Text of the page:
Photonic crystals may also play a role in improving solar panels. To create an efficient solar cell, light waves should remain as long as possible inside the silicon top layer, so the silicon can optimally absorb the light and convert it into electricity. ‘If you manage to place a reflecting surface on the back of the solar cell, that preferably also redirects the light waves sideways in the silicon, the light waves travel farther inside the solar cell layer, resulting in an increased absorption efficiency,’ Vos explains. ‘Since photonic crystals are perfect mirrors for broad color ranges of light, our new flat design could very well be applied with very thin silicon solar cells. Here, they reflect the light inside the silicon in different directions, increasing light absorption and making solar panels more efficient.’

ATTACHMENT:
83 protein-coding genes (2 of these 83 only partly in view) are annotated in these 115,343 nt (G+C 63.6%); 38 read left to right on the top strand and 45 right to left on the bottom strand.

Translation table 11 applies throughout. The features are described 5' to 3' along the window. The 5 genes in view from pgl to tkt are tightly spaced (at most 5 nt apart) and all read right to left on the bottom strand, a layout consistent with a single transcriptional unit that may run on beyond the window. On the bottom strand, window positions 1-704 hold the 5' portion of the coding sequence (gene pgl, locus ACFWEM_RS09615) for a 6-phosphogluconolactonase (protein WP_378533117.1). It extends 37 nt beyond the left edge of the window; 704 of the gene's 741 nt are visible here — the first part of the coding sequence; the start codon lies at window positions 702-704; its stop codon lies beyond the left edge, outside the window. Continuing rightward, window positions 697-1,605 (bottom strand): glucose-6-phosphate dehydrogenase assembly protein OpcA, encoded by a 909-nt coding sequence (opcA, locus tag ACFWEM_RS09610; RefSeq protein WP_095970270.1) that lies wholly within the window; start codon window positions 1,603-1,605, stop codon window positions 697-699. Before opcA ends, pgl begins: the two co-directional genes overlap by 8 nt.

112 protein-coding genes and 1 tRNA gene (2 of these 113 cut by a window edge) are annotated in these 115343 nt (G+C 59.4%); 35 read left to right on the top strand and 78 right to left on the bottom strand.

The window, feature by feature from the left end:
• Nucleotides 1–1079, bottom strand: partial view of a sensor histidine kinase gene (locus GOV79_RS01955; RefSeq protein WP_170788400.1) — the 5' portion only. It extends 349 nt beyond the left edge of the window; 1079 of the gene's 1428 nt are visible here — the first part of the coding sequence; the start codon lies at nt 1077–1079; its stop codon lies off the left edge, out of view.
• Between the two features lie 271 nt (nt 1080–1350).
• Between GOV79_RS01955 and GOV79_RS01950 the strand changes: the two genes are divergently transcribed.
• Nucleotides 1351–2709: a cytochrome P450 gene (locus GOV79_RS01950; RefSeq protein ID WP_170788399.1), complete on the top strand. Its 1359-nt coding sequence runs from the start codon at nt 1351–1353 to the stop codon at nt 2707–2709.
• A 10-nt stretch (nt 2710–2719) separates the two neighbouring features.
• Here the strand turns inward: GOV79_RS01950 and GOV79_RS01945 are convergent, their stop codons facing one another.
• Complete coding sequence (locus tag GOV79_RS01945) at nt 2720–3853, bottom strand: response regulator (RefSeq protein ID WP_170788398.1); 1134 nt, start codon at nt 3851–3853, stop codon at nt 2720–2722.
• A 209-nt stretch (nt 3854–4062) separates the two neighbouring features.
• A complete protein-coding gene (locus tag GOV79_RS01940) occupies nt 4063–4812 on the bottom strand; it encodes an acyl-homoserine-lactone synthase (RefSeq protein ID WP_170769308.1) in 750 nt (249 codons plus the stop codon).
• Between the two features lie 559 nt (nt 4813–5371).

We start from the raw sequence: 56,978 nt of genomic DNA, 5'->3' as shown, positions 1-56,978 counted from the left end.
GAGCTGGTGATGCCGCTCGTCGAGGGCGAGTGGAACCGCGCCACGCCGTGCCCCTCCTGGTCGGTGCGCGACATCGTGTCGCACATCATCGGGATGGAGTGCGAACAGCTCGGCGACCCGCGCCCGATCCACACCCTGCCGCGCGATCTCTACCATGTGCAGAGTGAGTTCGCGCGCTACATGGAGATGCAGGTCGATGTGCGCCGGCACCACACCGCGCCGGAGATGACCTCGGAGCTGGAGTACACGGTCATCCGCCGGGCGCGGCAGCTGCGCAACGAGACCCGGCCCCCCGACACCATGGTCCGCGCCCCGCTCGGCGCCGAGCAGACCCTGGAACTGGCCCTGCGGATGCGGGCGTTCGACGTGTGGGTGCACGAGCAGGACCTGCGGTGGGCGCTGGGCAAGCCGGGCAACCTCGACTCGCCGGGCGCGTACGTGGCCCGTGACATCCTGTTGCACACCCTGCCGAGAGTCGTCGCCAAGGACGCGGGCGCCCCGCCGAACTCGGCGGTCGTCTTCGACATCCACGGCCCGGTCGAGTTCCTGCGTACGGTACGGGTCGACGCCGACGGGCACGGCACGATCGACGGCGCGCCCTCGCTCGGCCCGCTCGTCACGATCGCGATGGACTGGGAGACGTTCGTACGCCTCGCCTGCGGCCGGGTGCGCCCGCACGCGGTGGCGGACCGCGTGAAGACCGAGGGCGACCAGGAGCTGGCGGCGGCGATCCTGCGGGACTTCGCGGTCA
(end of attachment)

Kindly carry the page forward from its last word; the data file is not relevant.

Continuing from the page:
Photonic crystals

A photonic crystal is a made of a regularly-built assembly of different materials, similar to the regular pattern of carbon atoms in a diamond, yet ten thousand times bigger. Such an orderly arrangement is also present in natural photonic crystals like, for example, opal. This gem stone consists of small glass balls in a systematic arrangement, like a stack of cannon balls. Photonic crystals, like opals, reflect light in a special way, resulting in the well-known opalescent colors with their spectacular and varying color display of reds, purples, blues and greens.

The color display of photonic crystals has a fundamentally different origin than many other colored materials. Most objects get their color by absorption of certain light colors. For example, plants or fabric appear green due to the absorption of red light. However, the photonic crystals exhibit their remarkable array of colors due to reflection of different light waves (i.e. colors), that can enhance or extinguish each other: interference. When light waves enter the crystal with the right angle and color, this interference results in the distinguished spectacular color display.